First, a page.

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Rutgers, The State University of New Jersey

University of Michigan - Ann Arbor

University of Washington

McMaster University

03:02

Averell H.

(II) Superman must stop a 120-km/h train in 150 m to keep it from hitting a stalled car on the tracks. If the train's mass is $3.6 \times 10^5$ kg how much force must he exert? Compare to the weight of the train (give as %). How much force does the train exert on Superman?

0:00

Suman Saurav T.

(II) According to a simplified model of a mammalian heart, at each pulse approximately 20 $g$ of blood is accelerated from 0.25 m/s to 0.35 m/s during a period of 0.10 s. What is the magnitude of the force exerted by the heart muscle?

01:40

Keshav S.

01:24

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Welcome to our fourth example video Considering kinetic energy in this video, we'll ask ourselves, What if we have a function ffx? We'll say it's equal to some constant C times X squared and we want to extract from this. What is our velocity? Are changing velocity going to be, um, we're going to say that we have a new initial velocity equal to two meters per second and we're going to do this over a distance of 10 m from 0 to 10 m. So when we go to calculate this, then we say All right, well, I know Delta K. It's equal to integral of f d. X, so that's the integral of C X squared d X. We want to do it in the range from 0 m, 10 m. We have a delta K over here c x squared dx. So when we plugged that in, we'll end up with one third c x cubed, evaluated from 0 m to 10 m. 0 m will be zero. Therefore, our Delta K is equal to one third see time's 10 m cube and in order to find our K final, remember, we have dealt K is K final minus K initial. We know that K initial is equal to one half MV not squared. So we have one half MV Final squared is equal to one half m v not squared, plus one third C times 10 meters cubed and we can solve from there for V final. So it works again much the same way as it did when we had velocity and position and acceleration, except that we're integrating with respect to position instead of with respect to time. And that's really the only difference here between working with, uh, this equation versus the Kinnah Matics that we were using in the past.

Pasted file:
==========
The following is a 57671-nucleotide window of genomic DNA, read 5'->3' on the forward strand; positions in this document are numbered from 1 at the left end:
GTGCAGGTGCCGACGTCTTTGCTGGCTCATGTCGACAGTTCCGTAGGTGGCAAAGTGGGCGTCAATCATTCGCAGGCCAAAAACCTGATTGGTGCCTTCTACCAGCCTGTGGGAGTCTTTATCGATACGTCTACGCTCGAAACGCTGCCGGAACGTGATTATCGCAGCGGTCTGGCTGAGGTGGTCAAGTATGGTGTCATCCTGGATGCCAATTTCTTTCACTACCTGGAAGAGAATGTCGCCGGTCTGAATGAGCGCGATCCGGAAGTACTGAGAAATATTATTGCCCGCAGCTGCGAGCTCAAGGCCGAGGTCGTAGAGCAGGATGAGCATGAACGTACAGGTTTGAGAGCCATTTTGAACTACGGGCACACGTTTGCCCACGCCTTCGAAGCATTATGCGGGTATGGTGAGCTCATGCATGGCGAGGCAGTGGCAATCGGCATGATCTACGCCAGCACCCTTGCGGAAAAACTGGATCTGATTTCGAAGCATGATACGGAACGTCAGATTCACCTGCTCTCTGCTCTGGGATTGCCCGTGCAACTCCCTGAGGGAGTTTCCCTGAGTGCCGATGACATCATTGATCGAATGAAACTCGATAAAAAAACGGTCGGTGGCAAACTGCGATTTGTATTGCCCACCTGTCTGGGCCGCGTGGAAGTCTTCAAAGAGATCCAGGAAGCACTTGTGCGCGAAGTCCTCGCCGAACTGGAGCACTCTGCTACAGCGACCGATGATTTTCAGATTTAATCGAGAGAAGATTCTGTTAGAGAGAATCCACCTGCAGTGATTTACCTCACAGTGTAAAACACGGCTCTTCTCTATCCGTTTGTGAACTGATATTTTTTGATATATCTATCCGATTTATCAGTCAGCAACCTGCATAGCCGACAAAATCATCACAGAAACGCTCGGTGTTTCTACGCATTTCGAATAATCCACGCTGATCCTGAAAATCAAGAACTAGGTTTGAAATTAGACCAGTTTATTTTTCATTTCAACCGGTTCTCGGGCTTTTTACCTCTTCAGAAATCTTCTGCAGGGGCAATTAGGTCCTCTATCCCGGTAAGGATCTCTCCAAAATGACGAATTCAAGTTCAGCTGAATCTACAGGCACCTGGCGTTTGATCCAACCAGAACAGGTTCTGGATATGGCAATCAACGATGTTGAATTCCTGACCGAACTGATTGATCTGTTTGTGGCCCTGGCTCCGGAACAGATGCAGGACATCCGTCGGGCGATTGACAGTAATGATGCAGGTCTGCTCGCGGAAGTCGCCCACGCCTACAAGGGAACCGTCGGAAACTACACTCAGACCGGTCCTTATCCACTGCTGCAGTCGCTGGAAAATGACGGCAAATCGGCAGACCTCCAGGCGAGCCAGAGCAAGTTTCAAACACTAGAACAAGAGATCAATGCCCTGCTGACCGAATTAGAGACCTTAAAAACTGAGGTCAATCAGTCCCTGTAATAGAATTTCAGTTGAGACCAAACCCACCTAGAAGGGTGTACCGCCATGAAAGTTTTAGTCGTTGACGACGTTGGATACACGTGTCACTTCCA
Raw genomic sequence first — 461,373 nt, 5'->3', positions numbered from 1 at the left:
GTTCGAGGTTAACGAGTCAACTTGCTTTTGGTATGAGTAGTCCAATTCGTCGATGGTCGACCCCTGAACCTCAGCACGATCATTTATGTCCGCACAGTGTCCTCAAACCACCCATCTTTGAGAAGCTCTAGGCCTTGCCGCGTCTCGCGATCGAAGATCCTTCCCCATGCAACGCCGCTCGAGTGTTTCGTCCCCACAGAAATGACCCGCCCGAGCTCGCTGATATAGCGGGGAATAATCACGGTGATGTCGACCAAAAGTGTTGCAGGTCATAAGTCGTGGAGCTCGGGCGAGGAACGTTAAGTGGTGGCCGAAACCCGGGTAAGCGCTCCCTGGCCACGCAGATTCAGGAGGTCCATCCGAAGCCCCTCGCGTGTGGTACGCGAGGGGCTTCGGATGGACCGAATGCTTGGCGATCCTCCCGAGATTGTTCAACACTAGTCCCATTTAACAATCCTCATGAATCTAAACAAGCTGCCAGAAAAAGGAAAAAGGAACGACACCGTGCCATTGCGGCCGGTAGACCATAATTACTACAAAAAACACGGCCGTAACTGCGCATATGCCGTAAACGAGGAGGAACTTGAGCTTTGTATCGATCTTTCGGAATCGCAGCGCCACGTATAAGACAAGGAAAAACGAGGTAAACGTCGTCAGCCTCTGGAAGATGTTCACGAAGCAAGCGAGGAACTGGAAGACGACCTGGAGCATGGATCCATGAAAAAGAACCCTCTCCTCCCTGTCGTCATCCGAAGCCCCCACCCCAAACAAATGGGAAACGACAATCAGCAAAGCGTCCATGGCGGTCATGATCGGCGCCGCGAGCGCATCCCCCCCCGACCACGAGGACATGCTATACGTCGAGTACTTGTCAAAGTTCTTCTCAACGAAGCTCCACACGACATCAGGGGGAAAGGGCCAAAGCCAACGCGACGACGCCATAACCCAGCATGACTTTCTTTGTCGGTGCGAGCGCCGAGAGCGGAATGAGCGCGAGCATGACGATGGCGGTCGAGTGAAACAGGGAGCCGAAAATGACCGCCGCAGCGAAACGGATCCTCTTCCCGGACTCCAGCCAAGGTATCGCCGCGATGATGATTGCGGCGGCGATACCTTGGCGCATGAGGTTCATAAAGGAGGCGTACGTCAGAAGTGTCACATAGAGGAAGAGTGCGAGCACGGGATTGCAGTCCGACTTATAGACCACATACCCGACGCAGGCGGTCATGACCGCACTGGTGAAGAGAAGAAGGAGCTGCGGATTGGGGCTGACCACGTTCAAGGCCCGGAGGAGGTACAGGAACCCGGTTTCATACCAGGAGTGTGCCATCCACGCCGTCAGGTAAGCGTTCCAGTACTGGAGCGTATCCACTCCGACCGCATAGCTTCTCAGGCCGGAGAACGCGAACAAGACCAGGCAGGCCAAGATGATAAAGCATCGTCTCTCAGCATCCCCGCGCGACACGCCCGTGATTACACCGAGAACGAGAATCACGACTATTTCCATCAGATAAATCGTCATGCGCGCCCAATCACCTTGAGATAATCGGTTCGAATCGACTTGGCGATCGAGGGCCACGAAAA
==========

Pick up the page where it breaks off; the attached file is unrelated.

Potential Energy

Equilibrium and Elasticity

Energy Conservation

Moment, Impulse, and Collisions

Rotation of Rigid Bodies

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